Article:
A by-election threatens to put the decaying resort of Clacton-on-Sea back on the map for all the wrong reasons.
The town’s Tory MP Douglas Carswell sparked a political crisis by defecting to Ukip last month.
Much of the constituency is made up of well-to-do retired people in villages such as Frinton-on-Sea. But beyond the vast golf course that sprawls to the south of Clacton town is Jaywick, the poorest small district in Britain.
Holiday chalets largely abandoned after a flood in 1953 have become homes to people too poor to go anywhere else.
There are unpaved streets and burned out dilapidated shells of buildings.
Tory Matthew Parris wrote about Clacton in the Times last weekend in a piece full of sneering contempt.
The politicians have given up on the people who live here—so they’ve given up on the politicians too.
Jaywick resident Donna insisted, “I don’t really do politics. I don’t vote.”
But she had a lot to say about the problems facing people there. “They should deal with proper issues, like the elderly,” she told Socialist Worker. “And children—you don’t see a lot for kids to do around here.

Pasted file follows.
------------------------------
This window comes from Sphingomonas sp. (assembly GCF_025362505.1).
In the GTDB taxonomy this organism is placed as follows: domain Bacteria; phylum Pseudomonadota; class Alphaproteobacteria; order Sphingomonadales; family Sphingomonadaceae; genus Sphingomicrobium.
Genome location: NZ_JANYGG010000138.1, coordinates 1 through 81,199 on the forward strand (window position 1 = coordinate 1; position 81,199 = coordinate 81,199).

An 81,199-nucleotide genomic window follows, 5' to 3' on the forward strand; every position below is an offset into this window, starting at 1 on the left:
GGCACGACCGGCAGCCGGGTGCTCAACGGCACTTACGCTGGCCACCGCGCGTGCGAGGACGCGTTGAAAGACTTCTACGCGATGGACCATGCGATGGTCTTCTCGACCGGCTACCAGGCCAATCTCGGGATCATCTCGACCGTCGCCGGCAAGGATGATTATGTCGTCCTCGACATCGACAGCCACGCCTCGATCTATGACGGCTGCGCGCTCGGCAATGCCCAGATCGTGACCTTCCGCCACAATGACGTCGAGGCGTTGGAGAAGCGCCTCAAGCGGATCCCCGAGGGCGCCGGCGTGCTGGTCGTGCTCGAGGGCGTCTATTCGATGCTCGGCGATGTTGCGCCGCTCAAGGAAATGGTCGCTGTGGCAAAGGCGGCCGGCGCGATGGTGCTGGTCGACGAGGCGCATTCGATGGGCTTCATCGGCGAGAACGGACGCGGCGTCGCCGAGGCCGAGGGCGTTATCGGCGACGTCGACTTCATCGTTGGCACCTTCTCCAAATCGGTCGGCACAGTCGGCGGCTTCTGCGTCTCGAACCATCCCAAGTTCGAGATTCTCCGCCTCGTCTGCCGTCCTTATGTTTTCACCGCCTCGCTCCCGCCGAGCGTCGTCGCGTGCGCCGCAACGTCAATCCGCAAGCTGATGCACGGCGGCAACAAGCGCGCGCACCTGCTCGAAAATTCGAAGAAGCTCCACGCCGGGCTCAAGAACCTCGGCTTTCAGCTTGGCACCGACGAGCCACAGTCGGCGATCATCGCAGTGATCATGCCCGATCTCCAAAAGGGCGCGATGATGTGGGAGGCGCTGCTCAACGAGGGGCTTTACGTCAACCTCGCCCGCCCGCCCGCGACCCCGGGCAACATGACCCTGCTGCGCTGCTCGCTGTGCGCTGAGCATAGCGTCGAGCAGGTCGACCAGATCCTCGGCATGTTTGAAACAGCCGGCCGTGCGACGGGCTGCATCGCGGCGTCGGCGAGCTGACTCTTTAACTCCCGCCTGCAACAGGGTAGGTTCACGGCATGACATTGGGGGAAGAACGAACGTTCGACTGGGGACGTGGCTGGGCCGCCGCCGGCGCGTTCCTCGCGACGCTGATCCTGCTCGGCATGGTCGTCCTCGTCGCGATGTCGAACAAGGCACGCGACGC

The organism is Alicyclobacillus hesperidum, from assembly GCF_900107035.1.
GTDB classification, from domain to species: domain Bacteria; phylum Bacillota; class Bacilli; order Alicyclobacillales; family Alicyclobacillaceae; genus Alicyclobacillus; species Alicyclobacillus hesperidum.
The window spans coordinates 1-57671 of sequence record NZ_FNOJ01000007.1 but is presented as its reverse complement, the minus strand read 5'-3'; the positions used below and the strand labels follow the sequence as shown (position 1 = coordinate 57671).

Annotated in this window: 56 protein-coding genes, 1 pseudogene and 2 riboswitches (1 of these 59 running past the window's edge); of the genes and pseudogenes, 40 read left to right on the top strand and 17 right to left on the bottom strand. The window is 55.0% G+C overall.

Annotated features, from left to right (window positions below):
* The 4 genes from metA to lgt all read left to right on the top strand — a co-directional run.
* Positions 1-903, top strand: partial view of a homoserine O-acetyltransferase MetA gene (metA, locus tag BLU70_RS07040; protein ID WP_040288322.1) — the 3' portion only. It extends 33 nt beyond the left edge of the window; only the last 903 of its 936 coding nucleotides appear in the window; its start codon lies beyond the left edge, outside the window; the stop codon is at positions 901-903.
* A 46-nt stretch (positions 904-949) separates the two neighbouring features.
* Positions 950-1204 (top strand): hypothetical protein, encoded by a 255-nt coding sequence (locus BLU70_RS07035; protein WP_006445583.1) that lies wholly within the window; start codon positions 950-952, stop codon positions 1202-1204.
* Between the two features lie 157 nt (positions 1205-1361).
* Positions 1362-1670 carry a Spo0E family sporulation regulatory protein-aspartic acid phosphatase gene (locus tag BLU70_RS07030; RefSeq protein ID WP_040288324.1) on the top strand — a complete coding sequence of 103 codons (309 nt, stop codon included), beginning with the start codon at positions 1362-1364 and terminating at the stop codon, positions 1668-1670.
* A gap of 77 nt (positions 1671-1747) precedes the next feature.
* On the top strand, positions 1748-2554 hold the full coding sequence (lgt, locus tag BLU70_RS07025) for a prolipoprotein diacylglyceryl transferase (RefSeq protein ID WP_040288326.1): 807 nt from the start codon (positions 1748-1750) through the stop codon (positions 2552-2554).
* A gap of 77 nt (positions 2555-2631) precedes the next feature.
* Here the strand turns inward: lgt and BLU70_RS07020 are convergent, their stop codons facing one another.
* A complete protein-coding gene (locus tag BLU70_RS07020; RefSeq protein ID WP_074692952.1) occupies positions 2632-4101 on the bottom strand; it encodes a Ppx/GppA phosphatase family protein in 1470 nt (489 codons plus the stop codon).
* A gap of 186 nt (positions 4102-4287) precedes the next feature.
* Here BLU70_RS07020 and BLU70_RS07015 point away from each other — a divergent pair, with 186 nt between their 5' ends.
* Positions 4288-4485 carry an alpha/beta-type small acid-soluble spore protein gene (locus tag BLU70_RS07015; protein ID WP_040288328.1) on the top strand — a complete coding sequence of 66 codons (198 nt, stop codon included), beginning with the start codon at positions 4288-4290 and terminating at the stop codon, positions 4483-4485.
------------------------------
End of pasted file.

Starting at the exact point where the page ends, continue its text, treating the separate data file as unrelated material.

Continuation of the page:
“You don’t have bins, you just have to chuck the bags out in front of the house. We don’t know why.
“Some of the roads are disgusting—mine is so bumpy it’s hard to get the buggy down. But if people want them repaired they have to pay for it themselves.”
Unemployment is high—officially 9.7 percent, compared to England’s average of 7.8 percent. The total number of working age adults not in work or education is even higher—41 percent, compared to the national average of 29 percent.
People who are disabled or insolvent are more likely to end up here.
Indeed, care for the elderly or disabled is the biggest source of jobs, particularly in the off season.
Retired teacher and former Labour councillor Charlie Nemo told Socialist Worker, “It can seem like the busiest workplaces are where the government sends people on its schemes. People get sent to pick up litter in the graveyards or risk losing their benefits.
“It’s at the end of the train line from London, and it can feel like people are just sent to the end of the line and left there.
“All the big hotels are run down now, and they are cheap places to send people. In the late 1990s there were a lot of refugees sent here.
“The schools weren’t very receptive to them, and there were problems getting the doctors to see them.
“There was a lot of hostility to them, and this isn’t where any of them wanted to be. Now they are gone—and the hotels are still empty.”
Mike Le Cornu is a local campaigner in the National Pensioners’ Convention. He told Socialist Worker, “People are in a really difficult position and can find themselves very isolated.
“We’re campaigning against threats to our bus pass, but even with it there’s always the danger that bus companies won’t bother with the routes that are less profitable.
“Then care is being cut, meals on wheels are all being cut, everything’s being cut.”
Polling by Tory strategist Lord Ashcroft suggests that 45 percent of people who voted Labour in 2010 in the Clacton constituency are now intending to vote for Ukip.